Tip: You don't have to use a keychain. You could do this with your jacket, purse, whatever you take with you whenever you leave the house.

  • Cheap.
  • Compatible with many home automation platforms.
  • Easy to implement.
  • Very accurate.
  • Only useful in households where keys are placed in the same exact location every time.
Method #3: Status Button

This method is the easiest of all of them. A real or touchscreen based button is used to indicate the status of the individual. You can either use a toggle approach, where the same button is used to set the status, based on its ON/OFF status, or you could use 2 separate buttons, 1 for ON (AWAY) and 1 for OFF (home). If you can convince everyone to use this button every time they go out, then this would be an acceptable solution.

  • Cheap.
  • Easy.

  • Requires discipline, since it is too easy to forget to push the button.

Method #4: RFID

RFID technology is still new in the home automation world, especially the 'long range' (active RFID) hardware. Short range hardware (passive RFID) can be found in the iButton RFID fobs, which are compatible with many existing platforms. At this moment, there are only 2 active RFID solutions that have been available to the home automation community, iAutomate's RFID product line and the CheaperRFID hardware.
  • The iAutomate RFID solution can be pretty pricey, but in theory, allows you to triangulate the position of a tag (by reading the signal strength through multiple receivers). The iAutomate RFID product line is based on the WaveTrend RFID hardware and SDK. However, there have been many reports of the business owner no longer responding to e-mails, and the new serial interface they had announced was never available for sale.
    Driver support is limited, only HomeSeer 2.0+ supports it officially, while there is a CQC driver in development. Due to the cost of the SDK, and lack of support from iAutomate, I do not see this limited driver support change in the near future.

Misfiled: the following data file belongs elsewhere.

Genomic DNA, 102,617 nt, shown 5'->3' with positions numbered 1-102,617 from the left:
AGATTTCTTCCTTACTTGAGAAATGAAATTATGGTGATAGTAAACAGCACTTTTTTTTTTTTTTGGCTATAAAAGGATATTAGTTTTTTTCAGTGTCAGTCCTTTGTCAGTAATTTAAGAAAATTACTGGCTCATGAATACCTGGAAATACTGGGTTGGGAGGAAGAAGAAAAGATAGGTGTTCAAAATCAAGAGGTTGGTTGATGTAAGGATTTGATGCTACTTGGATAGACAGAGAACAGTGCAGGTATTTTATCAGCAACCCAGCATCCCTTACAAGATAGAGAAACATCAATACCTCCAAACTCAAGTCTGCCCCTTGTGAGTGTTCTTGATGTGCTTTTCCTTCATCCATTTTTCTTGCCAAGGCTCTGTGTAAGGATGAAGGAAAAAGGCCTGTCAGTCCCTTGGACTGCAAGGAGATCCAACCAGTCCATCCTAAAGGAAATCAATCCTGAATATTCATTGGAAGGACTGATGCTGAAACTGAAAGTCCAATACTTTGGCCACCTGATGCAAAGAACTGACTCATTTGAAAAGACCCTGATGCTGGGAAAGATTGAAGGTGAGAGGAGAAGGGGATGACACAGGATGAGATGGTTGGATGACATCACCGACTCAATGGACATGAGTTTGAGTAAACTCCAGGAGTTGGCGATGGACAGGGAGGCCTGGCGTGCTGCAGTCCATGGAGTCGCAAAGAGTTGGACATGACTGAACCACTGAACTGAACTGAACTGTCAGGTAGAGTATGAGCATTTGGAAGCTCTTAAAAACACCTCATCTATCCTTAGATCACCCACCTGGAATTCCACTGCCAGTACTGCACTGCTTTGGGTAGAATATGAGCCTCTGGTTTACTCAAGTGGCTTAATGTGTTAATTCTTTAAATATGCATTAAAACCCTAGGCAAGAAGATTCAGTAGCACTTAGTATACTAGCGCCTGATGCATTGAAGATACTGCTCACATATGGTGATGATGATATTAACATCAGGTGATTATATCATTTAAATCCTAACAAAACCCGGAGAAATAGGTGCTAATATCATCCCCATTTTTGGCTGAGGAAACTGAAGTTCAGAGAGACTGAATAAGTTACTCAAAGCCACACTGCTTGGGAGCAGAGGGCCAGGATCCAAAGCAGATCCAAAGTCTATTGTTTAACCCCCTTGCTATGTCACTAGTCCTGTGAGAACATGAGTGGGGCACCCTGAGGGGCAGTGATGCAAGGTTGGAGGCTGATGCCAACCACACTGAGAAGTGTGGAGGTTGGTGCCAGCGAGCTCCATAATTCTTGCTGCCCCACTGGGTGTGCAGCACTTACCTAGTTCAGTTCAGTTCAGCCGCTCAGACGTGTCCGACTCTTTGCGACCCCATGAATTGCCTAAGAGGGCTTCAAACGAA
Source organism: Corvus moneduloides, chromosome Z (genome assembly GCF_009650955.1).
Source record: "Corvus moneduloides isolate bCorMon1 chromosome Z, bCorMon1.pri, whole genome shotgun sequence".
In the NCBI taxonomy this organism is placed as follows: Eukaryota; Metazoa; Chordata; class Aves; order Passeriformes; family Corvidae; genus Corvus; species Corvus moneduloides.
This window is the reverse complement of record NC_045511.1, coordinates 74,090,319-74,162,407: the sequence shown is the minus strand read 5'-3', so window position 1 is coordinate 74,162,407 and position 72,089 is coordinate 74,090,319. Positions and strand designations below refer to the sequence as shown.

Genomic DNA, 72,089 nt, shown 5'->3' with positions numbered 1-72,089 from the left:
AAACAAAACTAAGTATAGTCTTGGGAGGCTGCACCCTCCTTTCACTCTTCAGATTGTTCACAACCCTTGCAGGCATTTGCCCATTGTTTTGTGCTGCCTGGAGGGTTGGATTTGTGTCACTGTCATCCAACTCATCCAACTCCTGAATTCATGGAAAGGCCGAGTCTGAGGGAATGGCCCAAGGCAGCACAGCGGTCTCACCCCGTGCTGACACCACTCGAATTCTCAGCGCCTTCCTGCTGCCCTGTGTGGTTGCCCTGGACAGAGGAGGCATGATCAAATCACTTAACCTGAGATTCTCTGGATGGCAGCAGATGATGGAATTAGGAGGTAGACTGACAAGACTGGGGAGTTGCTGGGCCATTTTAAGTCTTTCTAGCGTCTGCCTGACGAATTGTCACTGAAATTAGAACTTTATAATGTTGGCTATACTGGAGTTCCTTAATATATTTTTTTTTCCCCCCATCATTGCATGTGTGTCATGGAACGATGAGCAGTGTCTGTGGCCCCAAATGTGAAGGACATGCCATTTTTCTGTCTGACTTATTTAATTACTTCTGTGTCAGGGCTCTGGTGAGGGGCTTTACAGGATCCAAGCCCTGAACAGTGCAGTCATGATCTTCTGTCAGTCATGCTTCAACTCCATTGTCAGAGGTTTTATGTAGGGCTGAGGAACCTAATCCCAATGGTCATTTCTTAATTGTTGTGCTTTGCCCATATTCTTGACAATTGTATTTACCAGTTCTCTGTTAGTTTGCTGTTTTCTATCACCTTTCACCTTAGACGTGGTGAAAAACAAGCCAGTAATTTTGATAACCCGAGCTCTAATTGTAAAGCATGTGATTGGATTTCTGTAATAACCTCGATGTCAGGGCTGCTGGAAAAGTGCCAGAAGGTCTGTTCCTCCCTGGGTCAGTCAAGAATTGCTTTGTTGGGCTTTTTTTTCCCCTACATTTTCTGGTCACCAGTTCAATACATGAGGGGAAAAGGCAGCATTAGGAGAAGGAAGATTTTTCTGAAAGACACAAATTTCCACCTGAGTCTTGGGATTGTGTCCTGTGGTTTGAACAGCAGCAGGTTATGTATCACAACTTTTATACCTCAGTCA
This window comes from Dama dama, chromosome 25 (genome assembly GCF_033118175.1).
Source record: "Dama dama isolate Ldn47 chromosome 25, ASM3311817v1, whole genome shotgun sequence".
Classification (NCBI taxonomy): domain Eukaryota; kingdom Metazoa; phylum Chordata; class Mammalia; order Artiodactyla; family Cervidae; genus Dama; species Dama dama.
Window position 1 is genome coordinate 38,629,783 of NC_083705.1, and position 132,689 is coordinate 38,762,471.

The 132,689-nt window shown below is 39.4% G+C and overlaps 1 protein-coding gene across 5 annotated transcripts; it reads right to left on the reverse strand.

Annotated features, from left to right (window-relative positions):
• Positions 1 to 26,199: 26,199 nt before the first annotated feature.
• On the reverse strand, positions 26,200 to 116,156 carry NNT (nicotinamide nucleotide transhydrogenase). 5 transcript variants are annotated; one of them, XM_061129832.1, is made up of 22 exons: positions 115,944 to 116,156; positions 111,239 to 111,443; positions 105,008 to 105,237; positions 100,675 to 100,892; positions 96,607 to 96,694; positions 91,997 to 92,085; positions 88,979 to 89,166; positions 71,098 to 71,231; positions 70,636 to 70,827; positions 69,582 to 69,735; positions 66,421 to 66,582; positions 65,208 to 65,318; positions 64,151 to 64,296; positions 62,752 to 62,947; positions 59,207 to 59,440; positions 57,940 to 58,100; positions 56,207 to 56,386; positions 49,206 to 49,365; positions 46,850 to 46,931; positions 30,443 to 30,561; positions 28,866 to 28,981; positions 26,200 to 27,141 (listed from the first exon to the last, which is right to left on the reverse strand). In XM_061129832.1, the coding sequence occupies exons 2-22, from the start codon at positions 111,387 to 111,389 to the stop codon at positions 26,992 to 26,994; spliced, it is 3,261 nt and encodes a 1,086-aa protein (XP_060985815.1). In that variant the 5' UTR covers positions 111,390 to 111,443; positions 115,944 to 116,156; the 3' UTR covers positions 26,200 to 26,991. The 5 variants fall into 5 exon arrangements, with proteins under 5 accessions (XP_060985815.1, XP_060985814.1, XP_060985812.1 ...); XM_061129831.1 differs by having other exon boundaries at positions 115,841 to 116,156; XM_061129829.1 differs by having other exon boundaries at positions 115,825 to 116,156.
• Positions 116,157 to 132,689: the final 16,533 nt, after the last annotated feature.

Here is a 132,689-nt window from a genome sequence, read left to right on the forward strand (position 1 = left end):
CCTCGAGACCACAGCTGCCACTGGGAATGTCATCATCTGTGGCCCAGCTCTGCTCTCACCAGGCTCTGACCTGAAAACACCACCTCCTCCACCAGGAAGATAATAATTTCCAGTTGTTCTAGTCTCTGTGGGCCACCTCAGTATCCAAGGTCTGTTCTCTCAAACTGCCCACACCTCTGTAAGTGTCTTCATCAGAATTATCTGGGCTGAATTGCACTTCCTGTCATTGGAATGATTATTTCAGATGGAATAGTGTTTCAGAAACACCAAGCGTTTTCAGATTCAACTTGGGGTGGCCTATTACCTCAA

• CheaperRFID: The hardware for these kits was originally discovered on eBay, and is every inexpensive. The hardware sends out a unique ID every x seconds in plain ASCII, allowing almost all home automation software and hardware products, supporting a serial port, to interface this without having to write a complex driver. Due to the popularity of these devices, someone in the home automation community has started selling them through a webbased store (Originally, you could only get these through auctions, and the products had to ship from Hong Kong), making obtaining these devices extremely easy. Due to the simplicity of this hardware, you can not use it to triangulate the position of a tag (again, in theory), and mixing long range and short range tags could be problematic as well.
Having discussed the 2 main players in the long range RFID home automation category, I would like to mention the OpenBeacon design initiative. The design was recently implemented at the annual The Last Hope conference, where the data was used to display the real time position of the attendees wearing a tag, which is pretty much the holy grail. Unfortunately, there is no boxed solution available, you would have to buy the parts yourself, and write the driver as well.

Last but not least, here's a great video showing how to use RFID to protect your valuables.

  • Supports long range detection, allowing you to do things such as opening a garage door when you pull up on your driveway, can be used to triangulate the position of a tab.
  • RFID tags could also be used to track your belongings, pets, trash can and more.
  • Probably one of the more expensive methods.
  • Driver support can be an issue.

Method #5: Bluetooth
Many phones offer Bluetooth now, so it's no surprise that people have tried to integrate this technology into their home automation. Think of Bluetooth as a motion detector, which can recognize you. Due to the nature of the protocol, the distance is limited, but it does work pretty well. This older article shows how to combine Bluetooth based proximity detection with Asterisk (open source PBX), allowing you to automatically forward calls, etc.

While this is one of the more difficult examples, other applications such as Pluto Home and Bluetooth Connector plugin for Homeseer are designed to easily integrate Bluetooth into your home automation environment.